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Shoe Buying Hacks for Athletes That Will Help You Avoid an Injury

Shoe Buying Hacks for Athletes That Will Help You Avoid an Injury

Decades ago, sports participation was easy. You removed your everyday shoes and put on sneakers. Entering a sports store today, there’s sensory overload with expansive shoe displays for every activity. 

It’s not simply a marketing plan to increase shoe sales. The right footwear makes your game more comfortable, elevates performance, and perhaps most importantly, protects you from injury. Every sport has its demands on the body, and often, it’s up to your shoes to set the right foundation while supporting your feet and legs effectively. 

While the doctors at Bahri Orthopedics & Sports Medicine specialize in treating sports injuries, they’d prefer if you avoided injury altogether. We’ve compiled a list of hacks that can help you buy the shoe that will best protect you and a few ideas to help you get the most from your footwear. 

Fit is key

One of every five Americans has some degree of foot pain. Many of these issues originate with shoes that don’t fit. Less than 10% of those directly responsible for retail shoe sales have training in fitting shoes. Even if you have a shoe that’s acceptable for your activity, a tight and narrow fit can destroy the advantages of the right shoe. Loose-fitting shoes provide no support for the foot and ankle. 

Match shoe to sport

If you’re a walker, power or otherwise, your ideal shoe is well-cushioned against shock under varying conditions. The soles are flexible to encourage the natural roll of your gait, and the tread is generally smooth. 

Runners need significant cushioning and a wide, stable heel, usually in a light shoe, particularly for long distances. Hiking shoes require robust ankle support, as do shoes for court sports, which also facilitate fast direction changes. Field sports need aggressive traction, usually in cleats or spikes on the sole.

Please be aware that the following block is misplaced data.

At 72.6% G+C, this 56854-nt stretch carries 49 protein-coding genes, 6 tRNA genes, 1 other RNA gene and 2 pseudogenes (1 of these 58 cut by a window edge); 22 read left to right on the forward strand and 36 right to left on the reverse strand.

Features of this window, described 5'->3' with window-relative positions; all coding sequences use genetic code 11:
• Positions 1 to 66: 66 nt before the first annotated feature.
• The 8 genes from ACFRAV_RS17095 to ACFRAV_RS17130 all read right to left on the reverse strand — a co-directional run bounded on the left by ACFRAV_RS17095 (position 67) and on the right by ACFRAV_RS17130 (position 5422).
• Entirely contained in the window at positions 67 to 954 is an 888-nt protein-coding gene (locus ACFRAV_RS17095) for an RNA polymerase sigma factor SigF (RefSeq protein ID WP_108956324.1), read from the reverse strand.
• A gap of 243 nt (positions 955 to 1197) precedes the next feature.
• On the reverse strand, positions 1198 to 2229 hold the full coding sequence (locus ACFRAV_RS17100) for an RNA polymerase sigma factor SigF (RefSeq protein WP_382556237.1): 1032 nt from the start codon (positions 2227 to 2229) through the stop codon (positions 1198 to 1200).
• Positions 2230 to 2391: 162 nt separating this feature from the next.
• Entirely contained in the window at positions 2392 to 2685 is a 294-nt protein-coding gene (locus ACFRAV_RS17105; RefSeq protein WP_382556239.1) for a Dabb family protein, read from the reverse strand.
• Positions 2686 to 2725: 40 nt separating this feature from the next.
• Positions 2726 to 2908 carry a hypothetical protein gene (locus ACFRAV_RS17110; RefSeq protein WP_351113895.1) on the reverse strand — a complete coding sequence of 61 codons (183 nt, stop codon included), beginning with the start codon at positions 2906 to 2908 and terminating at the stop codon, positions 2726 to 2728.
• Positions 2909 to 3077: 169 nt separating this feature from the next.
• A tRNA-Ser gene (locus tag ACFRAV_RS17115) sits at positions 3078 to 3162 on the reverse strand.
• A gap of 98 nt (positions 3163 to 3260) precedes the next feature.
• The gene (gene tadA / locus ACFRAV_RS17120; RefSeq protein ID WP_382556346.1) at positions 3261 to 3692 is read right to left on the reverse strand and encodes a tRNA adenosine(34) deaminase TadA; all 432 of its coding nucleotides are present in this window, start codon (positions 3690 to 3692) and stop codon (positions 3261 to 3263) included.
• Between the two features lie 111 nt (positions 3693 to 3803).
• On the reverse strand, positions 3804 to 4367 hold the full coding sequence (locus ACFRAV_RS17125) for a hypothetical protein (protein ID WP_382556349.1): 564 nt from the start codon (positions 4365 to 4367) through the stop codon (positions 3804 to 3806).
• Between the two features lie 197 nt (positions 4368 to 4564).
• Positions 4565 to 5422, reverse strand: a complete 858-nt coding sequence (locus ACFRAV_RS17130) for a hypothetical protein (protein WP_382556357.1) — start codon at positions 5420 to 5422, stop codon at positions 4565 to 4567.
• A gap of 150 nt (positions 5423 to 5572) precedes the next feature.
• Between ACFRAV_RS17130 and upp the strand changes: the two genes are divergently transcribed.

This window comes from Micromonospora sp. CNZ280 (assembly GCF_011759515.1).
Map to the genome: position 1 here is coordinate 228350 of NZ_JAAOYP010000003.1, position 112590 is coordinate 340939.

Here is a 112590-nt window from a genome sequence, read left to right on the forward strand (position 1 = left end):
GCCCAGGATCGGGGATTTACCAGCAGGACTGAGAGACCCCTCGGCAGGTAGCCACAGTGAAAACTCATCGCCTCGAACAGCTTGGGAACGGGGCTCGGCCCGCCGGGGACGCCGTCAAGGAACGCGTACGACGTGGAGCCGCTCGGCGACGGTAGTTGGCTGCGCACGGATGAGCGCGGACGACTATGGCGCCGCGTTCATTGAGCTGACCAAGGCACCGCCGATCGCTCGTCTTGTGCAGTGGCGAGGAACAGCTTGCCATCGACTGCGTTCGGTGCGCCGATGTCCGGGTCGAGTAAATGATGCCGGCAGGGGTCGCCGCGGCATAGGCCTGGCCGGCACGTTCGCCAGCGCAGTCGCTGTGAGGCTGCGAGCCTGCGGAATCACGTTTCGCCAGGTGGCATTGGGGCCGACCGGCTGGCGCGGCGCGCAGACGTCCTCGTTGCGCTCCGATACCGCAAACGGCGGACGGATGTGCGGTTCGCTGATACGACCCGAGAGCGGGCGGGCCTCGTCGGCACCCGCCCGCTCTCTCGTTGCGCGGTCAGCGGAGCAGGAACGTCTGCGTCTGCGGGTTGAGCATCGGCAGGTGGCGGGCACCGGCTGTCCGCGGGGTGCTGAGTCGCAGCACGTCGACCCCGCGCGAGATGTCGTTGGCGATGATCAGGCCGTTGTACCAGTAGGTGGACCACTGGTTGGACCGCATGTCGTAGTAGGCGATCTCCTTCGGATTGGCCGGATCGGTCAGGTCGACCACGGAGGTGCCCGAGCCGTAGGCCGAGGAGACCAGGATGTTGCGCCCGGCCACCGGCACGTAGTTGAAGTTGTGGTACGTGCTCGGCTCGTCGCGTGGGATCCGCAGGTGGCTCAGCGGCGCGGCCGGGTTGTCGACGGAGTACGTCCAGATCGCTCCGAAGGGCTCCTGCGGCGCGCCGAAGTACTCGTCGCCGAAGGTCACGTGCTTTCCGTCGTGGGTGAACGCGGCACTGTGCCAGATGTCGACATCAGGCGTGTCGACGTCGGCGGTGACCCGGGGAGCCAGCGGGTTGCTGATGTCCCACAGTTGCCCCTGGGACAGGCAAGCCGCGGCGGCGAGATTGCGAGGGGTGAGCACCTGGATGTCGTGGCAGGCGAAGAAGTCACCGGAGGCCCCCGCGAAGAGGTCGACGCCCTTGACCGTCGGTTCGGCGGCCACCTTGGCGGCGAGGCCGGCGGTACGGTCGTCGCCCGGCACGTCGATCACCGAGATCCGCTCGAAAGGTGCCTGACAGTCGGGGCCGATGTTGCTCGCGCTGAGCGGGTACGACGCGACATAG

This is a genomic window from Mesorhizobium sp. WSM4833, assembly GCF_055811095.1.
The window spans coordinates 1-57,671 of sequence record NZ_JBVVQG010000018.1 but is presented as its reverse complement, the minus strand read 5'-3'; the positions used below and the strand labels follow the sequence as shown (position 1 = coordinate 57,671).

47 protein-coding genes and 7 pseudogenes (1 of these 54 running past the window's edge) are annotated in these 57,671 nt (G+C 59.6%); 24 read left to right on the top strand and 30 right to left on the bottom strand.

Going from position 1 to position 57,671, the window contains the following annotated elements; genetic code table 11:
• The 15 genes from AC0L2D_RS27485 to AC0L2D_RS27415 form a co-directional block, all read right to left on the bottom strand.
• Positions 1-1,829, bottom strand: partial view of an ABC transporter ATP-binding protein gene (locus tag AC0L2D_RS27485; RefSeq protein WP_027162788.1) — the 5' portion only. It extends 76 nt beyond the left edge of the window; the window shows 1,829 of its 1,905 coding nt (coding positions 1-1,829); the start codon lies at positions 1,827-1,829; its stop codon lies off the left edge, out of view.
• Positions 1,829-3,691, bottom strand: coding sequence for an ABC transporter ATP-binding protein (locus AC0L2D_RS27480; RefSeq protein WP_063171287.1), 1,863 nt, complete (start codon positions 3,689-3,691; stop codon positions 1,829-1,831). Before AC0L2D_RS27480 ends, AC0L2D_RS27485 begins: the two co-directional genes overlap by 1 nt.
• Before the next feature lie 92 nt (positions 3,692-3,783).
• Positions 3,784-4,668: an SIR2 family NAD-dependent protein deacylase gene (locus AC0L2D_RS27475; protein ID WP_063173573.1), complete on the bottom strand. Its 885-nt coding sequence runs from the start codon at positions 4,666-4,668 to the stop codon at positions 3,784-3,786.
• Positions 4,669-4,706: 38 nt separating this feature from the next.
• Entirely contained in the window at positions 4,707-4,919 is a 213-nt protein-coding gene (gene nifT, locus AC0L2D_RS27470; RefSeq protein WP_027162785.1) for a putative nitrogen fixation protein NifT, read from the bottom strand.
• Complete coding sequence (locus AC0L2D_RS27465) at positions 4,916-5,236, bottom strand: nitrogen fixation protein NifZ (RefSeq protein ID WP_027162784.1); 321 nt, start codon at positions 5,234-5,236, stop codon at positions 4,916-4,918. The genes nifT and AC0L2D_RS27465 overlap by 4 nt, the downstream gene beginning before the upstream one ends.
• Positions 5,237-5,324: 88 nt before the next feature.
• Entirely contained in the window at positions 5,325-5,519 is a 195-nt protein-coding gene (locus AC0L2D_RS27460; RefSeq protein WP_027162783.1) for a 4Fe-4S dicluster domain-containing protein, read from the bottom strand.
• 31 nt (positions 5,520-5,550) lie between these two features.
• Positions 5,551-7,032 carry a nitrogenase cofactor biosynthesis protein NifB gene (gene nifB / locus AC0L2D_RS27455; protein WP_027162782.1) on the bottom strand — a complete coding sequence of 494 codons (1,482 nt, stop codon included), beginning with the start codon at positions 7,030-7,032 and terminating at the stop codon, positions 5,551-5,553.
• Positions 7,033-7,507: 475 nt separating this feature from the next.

Know your sole

Wetting your bare foot and stepping on a flat surface that shows a footprint can help you evaluate your arches. If your footprint shows your entire foot in contact with the ground, you have flat feet with a low arch. A normal arch shows about half of the foot in contact through the mid portion of the foot. High arches make very little midfoot contact. Ask for styles that support your arch type. 

Upgrade your insoles

If your shoe is otherwise ideal but could use a little more cushioning or arch support, consider swapping out the stock insoles with the add-ons you need. Replacement inserts can also perk up tired insoles that wear down before the rest of the shoe. 

Beware of wear

No matter what your sport or level of participation, all shoes have at least one thing in common. They all wear out. Playing on old shoes increases your risk of injury. Watch for critical wear and have your next new pair ready to go. 

Accidents do happen so when you need treatment for a foot or sports injury, you can reach the nearest office of Bahri Orthopedics and Sports Medicine Clinic by phone or online to schedule an appointment.

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